receiving, from the source system, a write request comprising write data associated a unit of data of the replicated volume, wherein the source system wrote the write data to the source volume based upon the write request;
    writing the write data to the replicated volume;
    updating the data structure to indicate the write data has been written after the receipt of the start replication message;
    receiving source metadata associated with the source volume, wherein the metadata comprises an ordered list of block identifiers for data blocks of the source volume, and wherein each block identifier is used to access a data block;
    comparing the source metadata with prior metadata associated with a prior point-in-time image of the source volume to determine blocks of data that have changed since the prior point-in-time image of the source volume;
    determining, using a processor, a first block of the blocks of data should not be retrieved based upon the data structure;
    determining a second block of the blocks of data should be retrieved based upon the data structure;
    retrieving the second block from the source system; and
    writing the second block to the replicated volume.
  9. 9. The method of claim 8, further comprising sending a replication complete message to the source system, wherein the source system no longer forwards I/O to the replica server based upon receipt of the replication complete message.
  10. 10. The method of claim 8, further comprising:
    requesting verification data from the source system;
    receiving the verification data from the source system; and
    comparing the received verification data with corresponding verification data of the replica volume to determine the replication was successful.
  11. 11. The method of claim 8, wherein a unit of data is a sub-block, wherein a block consists of a plurality of sub-blocks, and wherein the method further comprises:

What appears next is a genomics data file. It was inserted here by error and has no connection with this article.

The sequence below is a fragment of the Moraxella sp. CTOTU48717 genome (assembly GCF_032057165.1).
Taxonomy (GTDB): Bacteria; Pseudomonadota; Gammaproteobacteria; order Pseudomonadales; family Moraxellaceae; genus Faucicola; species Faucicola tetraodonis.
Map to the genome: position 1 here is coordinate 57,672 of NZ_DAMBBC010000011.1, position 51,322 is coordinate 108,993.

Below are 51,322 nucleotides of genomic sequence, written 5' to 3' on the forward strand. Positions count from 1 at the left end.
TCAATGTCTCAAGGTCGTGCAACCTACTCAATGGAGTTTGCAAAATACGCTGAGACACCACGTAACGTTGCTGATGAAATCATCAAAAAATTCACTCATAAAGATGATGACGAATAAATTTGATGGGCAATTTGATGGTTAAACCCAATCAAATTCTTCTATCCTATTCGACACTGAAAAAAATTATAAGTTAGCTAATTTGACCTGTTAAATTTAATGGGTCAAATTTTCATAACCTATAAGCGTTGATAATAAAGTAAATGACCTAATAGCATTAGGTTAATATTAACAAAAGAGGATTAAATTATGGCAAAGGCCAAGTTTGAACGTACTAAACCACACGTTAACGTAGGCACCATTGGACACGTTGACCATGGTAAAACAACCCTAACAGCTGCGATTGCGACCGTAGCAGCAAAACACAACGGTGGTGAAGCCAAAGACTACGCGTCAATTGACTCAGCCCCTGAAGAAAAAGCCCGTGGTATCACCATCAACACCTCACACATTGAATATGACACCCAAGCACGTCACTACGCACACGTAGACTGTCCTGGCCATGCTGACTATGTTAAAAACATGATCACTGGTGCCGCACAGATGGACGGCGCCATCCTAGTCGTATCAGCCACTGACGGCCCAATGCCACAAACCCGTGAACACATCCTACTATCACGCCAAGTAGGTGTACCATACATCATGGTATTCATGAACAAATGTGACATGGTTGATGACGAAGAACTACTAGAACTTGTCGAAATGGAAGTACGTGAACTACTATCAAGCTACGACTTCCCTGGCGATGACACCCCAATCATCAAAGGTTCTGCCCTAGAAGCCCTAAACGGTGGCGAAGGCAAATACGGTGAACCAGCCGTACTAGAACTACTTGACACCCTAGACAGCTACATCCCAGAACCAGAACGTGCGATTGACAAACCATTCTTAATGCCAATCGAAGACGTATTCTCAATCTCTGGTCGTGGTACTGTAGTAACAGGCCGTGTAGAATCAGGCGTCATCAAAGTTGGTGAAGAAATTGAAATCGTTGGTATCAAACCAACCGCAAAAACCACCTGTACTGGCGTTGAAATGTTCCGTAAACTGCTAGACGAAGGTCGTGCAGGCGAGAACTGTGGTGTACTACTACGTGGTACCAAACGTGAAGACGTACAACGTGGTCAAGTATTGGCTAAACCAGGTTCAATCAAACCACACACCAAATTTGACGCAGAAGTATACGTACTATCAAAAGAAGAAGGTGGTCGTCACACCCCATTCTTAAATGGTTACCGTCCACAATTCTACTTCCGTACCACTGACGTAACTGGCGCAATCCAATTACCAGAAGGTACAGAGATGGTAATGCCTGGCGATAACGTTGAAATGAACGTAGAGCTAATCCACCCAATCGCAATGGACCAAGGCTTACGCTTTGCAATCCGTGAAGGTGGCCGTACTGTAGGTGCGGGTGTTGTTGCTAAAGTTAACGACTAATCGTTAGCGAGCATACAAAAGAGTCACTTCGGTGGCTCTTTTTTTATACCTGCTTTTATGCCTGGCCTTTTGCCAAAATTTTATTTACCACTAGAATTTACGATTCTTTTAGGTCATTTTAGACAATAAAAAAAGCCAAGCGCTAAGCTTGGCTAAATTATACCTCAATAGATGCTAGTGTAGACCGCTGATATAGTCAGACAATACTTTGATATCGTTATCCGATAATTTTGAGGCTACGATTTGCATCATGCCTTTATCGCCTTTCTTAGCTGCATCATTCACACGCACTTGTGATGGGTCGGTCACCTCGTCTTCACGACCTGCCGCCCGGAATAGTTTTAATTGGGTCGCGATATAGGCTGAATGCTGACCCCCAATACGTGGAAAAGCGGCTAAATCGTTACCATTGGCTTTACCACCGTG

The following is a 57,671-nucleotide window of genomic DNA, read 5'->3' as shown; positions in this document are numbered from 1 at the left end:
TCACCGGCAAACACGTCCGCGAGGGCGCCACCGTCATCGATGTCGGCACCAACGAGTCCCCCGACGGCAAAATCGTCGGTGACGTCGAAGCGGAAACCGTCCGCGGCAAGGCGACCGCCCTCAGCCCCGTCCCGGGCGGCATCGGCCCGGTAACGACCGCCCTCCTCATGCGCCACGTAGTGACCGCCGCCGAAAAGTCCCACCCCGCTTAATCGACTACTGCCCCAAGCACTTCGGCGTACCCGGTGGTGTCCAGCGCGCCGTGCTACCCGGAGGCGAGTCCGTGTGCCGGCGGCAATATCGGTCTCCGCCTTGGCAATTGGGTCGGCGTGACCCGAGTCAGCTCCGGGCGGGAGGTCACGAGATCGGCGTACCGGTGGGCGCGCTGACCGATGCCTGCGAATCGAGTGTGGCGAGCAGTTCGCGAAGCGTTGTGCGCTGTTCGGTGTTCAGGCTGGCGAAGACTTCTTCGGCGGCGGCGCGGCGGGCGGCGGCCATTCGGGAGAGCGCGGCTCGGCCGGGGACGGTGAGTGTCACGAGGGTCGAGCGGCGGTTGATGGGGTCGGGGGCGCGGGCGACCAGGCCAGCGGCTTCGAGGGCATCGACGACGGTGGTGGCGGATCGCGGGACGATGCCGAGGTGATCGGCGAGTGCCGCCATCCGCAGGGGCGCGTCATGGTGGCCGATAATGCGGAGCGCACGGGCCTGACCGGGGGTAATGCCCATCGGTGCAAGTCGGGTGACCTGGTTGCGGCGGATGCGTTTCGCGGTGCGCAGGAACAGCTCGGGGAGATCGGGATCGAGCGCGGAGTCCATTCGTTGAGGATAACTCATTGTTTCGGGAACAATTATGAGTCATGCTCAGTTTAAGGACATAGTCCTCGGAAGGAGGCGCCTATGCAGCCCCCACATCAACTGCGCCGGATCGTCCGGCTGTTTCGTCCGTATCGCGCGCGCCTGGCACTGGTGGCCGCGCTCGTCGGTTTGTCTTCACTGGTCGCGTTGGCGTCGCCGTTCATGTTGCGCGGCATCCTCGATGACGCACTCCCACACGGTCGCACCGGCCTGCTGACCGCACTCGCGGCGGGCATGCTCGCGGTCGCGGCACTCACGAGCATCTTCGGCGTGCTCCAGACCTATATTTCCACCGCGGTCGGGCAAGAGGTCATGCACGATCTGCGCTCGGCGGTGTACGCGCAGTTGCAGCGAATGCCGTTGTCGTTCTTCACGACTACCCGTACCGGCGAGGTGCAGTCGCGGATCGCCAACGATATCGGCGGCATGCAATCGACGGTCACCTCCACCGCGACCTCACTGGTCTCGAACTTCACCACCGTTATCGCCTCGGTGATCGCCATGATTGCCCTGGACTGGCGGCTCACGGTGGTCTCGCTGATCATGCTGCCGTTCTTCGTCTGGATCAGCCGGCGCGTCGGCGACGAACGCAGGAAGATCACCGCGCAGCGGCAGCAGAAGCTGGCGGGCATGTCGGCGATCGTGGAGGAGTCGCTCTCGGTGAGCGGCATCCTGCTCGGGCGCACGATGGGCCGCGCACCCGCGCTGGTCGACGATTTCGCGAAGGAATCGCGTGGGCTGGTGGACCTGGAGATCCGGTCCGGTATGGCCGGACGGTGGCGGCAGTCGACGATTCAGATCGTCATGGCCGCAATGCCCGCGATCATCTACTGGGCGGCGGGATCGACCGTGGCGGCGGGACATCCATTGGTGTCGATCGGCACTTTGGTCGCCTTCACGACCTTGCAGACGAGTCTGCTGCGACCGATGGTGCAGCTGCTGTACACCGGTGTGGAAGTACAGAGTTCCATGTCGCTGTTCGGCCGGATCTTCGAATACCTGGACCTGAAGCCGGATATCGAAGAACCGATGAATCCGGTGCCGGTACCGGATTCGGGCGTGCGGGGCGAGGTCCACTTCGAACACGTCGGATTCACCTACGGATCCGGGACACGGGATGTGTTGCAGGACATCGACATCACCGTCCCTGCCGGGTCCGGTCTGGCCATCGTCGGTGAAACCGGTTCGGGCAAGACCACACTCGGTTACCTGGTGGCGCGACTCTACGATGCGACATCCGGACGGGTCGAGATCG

determining which sub-blocks have been updated since the receipt of the start replication message based upon the data structure; and
    writing sub-blocks of the second block based upon on the sub-block not being updated since the receipt of the start replication message.
  12. 12. The method of claim 8, further comprising
    requesting quality of service parameters for the replicated volume;
    requesting quality of service parameters for the source volume;
    determining if the replication of the source volume to the replicated volume will succeed based upon the quality of service parameters of the replicated volume and the source volume.
  13. 13. The method of claim 12, further comprising determining a ratio of the quality of service parameters for the replicated volume to the quality of service parameters for the source volume, wherein the replication of the source volume will succeed if the ratio is greater than one.
  14. 14. The method of claim 8, wherein the data blocks of the replicated volume are randomly and evenly distributed across a cluster containing the replicated volume.
  15. 15. A non-transitory computer-readable medium having instructions stored thereon, the instructions comprising:
    instructions to receive a start replication message from a source system to replicate data of a source volume to a replicated volume on the replica server, wherein the replicated volume comprises a copy of data of the source volume, and wherein the source system forwards input/output (I/O) requests to the replica server after the start replication message is sent;
    instructions to initiate a data structure associated with units of data of the replicated volume;
    instructions to receive, from the source system, a write request comprising write data associated a unit of data of the replicated volume, wherein the source system wrote the write data to the source volume based upon the write request;
    instructions to write the write data to the replicated volume;